It will live on as Bridges of Hope, the non-profit for whom I now serve as executive director, that brought hospice care to this community more than 40 years ago as Hospice of Charleston, that built, operated, and then leased this building first to Gentiva/Kindred, most recently to Roper St. Francis. Bridges of Hope, fueled by the spirit of this place and the proceeds of its sale, will continue this building’s legacy of compassionate care by expanding our grief support services for children, teens & families in the Tri-County Region. And we hope that many of you will stay engaged with us as we help the youth in our community learn, connect, heal & grow after the death of someone significant in their life.

Finally, it lives on in each & every one of you. What made this place special from the very beginning and throughout its 17 years of service was the people. Those pages in the chapel were filled with appreciation for the people of this place. This place & its purpose called us to be at our best, and each of you, and so many others stepped up to the challenge. And so each of us can carry the generous, compassionate spirit of this place with us. Just as the memory of our loved ones inspires us to “be & be better,” so the memories of this special place can inspire us to create safe, affirming spaces in our lives, our communities, our world.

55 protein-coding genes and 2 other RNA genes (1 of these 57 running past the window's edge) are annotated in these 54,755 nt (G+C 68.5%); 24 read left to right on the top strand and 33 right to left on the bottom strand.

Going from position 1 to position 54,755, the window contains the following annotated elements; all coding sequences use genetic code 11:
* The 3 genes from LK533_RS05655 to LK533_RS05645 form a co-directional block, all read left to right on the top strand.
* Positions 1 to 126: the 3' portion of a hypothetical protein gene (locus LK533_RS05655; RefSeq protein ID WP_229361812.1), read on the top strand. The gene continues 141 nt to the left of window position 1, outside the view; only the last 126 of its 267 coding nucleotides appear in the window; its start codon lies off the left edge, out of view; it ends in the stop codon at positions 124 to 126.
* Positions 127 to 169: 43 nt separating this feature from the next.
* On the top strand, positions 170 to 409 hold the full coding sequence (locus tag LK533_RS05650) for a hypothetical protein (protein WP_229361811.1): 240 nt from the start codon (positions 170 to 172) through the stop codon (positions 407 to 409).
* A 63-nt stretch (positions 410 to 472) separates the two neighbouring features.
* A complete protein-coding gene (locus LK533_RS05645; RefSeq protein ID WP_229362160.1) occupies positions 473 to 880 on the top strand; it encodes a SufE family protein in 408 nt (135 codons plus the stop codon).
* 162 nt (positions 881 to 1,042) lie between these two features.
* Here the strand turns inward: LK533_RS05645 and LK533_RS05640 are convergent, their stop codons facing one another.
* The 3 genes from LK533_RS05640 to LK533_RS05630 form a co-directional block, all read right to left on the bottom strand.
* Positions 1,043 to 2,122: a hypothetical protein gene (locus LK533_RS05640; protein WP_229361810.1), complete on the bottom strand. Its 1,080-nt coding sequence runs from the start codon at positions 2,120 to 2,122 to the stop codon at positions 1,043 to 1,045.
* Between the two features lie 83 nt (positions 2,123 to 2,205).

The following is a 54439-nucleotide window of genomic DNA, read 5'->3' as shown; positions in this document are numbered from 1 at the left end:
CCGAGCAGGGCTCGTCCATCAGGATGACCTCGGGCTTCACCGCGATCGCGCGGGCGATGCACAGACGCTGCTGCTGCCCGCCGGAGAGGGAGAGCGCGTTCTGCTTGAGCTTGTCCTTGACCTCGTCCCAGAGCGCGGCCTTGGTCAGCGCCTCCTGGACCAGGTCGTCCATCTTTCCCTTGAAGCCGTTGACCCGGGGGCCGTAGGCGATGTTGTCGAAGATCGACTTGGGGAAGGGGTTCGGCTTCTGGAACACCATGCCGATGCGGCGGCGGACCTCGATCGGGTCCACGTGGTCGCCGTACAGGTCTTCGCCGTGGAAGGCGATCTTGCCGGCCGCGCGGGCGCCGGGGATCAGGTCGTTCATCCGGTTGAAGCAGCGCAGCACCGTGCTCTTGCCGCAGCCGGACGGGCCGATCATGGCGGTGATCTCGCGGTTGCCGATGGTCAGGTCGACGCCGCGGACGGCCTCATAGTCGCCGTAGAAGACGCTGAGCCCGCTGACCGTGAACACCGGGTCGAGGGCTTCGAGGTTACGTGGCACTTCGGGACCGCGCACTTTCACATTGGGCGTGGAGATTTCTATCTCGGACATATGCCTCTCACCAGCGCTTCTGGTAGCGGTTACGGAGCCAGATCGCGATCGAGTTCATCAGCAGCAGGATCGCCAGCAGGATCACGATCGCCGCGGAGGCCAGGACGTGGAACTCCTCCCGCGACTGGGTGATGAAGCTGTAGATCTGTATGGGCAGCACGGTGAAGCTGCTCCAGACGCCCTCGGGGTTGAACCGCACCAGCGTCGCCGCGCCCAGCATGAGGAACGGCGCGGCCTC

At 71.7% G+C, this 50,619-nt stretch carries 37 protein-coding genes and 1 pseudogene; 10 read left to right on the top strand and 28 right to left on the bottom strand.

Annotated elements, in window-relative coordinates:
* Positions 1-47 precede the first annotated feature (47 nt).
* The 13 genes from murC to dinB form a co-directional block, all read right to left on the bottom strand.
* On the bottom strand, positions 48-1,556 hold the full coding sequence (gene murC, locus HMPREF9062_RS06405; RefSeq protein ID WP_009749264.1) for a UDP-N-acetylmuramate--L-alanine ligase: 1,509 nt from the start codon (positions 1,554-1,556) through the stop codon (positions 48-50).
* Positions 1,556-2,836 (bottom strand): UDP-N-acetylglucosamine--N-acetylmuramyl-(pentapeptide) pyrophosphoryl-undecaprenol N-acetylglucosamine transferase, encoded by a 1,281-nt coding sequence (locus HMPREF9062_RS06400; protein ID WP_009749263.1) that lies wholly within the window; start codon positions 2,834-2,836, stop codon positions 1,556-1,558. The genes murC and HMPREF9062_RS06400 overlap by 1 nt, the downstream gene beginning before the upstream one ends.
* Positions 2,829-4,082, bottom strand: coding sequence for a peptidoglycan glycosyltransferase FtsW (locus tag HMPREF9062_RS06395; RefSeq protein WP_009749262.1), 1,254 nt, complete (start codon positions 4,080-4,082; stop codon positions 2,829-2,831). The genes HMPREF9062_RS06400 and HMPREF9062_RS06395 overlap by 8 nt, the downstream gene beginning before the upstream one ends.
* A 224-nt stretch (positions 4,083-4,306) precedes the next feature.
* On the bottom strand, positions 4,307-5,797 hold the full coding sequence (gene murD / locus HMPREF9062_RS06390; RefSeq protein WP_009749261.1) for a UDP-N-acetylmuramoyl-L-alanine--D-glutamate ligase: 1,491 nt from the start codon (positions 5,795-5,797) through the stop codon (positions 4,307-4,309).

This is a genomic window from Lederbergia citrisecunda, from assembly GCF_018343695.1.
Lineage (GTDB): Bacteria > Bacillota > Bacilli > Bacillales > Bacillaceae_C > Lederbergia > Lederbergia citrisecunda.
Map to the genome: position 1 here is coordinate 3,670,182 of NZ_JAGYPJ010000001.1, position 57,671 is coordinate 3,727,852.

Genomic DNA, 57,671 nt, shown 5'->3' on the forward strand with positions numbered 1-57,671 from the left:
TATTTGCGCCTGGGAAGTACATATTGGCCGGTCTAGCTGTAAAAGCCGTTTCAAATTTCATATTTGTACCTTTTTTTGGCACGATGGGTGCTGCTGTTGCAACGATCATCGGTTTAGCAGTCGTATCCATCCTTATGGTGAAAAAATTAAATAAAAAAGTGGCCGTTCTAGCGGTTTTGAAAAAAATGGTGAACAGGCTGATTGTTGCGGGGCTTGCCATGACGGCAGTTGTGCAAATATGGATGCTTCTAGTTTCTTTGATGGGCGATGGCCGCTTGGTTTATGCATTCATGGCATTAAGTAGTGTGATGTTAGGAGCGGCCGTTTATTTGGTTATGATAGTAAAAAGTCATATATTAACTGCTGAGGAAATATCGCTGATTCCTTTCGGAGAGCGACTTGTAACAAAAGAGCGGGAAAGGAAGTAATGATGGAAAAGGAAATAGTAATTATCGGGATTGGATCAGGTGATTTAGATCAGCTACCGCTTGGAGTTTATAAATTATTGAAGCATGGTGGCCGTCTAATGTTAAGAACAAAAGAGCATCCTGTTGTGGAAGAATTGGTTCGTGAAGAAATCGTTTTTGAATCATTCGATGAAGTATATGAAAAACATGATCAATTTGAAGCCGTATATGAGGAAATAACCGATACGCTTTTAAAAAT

So, our closing charge is this: No matter where you find yourself, find ways to stand in the gaps for others; for family, for friends, for total strangers. Every healthcare setting needs beauty and simple acts of kindness; every caregiving encounter needs gentleness; every relationship needs more patience & less judgment. Because we all find ourselves living in the gaps at some point; let us stand in the gap whenever & for whomever we are able. May it be so.

These remarks from the Hospice Cottage Closing Ceremony are from Jonathan Wright, the Executive Director for Bridges of Hope